Build Trust with Millennials by Teaching Them How Money Works

And why credit unions have a moral responsibility to teach their members financial literacy

Credit unions sell trust and relationships as core values. Yet, so many are facing member loyalty dilemmas that have never been industry problems before. While you may think it’s the latest new tech luring customers away, you’d be only half right. The other half is education, or lack thereof.

Credit Unions are not giving members the one thing that they can never run out of. A strong financial education and tools to understand how best to work with your credit union.

Financial literacy has been in the consumer media non-stop in the past few years.

Have you ever thought about why? Simple.

America doesn’t teach any of its citizens how to
manage or save money.

It’s true. We don’t teach compound interest or how to invest money in high schools. We don’t teach how to manage credit cards or how to save 15% of our earnings. How to budget, manage bills, or even how to create a simple cash flow system for ourselves when we change jobs.

That means most of Americans are winging it. Learning by failing, paying countless fees and destroying their credit. Most times, it’s banks that excessively overdraft consumers right out of the financial service industry. Making them unbanked. That unfortunately includes some of your employees.

The results have been economically catastrophic. Americans are one emergency away from financial collapse with no way to recover from it.

Question: If no one has ever taken the time to teach your members about basic financial concepts, how can you reasonably expect them to understand the mechanics or consequences of the products you are selling them?

Commercial banks count on customers limited financial education to rob them blind.

But, aren’t credit unions supposed to be different?

What if your credit union delivered something different? Something more human? What if you helped your members make better decisions, big and small? And not just because someone told them what to do. But because they acquired the knowledge to safely plot their own course.

What can help them get to that point is exactly what your credit union’s main mission is;

Be “community-oriented” and “serve people, not profit”.

Serving people in today’s economy means giving them what they don’t have. Since we all know you aren’t going to write a $200k check to your members, why not do something that can have a generational effect and build a powerful emotional connection to your future customers.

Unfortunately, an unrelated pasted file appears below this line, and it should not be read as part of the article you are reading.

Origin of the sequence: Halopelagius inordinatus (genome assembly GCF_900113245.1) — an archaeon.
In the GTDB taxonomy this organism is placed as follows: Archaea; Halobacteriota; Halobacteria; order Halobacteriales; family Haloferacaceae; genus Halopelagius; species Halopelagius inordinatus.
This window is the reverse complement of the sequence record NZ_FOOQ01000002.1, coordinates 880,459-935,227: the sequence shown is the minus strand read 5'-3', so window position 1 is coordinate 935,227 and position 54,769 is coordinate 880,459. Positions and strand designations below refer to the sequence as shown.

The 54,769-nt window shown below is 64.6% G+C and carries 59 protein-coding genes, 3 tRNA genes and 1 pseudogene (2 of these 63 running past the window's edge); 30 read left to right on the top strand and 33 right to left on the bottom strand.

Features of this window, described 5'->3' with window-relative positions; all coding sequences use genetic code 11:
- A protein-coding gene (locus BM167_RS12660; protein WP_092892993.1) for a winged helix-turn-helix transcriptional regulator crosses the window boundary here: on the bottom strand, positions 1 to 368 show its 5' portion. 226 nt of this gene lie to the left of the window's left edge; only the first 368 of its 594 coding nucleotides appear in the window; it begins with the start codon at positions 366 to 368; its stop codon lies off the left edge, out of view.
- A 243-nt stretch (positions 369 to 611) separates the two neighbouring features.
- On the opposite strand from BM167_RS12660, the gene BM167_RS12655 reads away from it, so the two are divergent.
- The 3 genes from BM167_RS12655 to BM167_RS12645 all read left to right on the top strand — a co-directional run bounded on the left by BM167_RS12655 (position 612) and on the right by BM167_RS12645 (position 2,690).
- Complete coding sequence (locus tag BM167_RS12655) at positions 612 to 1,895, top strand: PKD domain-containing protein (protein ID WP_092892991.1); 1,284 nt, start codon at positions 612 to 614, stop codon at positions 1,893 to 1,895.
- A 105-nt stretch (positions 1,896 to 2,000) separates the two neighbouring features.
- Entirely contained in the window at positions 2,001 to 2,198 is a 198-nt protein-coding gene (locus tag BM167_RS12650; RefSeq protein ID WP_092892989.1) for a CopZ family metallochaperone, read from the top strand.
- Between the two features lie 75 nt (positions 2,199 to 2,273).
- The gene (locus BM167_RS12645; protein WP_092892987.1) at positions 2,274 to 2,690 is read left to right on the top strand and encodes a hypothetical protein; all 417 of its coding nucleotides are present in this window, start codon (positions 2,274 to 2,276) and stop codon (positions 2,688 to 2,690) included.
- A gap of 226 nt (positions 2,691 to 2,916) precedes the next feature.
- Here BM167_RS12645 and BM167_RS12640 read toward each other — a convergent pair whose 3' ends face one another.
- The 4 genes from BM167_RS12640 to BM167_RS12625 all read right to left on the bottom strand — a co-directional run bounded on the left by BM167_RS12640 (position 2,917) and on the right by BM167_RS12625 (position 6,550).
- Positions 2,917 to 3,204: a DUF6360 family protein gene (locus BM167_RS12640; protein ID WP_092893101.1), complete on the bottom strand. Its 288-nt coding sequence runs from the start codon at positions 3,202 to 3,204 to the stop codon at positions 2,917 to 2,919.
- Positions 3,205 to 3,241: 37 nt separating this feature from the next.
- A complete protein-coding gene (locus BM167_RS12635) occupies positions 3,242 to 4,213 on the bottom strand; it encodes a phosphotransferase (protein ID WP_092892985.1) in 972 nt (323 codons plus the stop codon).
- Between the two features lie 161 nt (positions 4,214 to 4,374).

Your members need your help.

75% of your members are living paycheck to paycheck. How can this even be possible in the year 2016?

What do they need help with?

They need someone, anyone, to understand that they could use a little education. Simply step up, stop talking and teach them. Not advanced financial subjects. The basics. Remember…

America doesn’t teach any of its citizens how to
manage or save money.

Teaching your customers and their children about how to save for college, plan for retirement, manage credit and recognize the need for an emergency fund is not just a nice thing to do — it also makes good business sense. Building a membership of savers will keep more money in our economy, make responsible credit more accessible and improve resiliency when setbacks occur.

Digital technology built with empathy, can strengthen your member relationships and let their children see what their parent’s credit union values most.

People. Not profits. That’s how you build trust with millennials. Do what everyone else refuses to do.

Teach them how money works and earn a customer for life.


Schooold teaches children in the 9th-12th grade everything they need to know about money before they leave high school. Parents are connected to their progress.

We help credit unions to connect a customized curriculum directly to their members and employees who are parents to assist in providing generational financial education.

Read more about Schooold in

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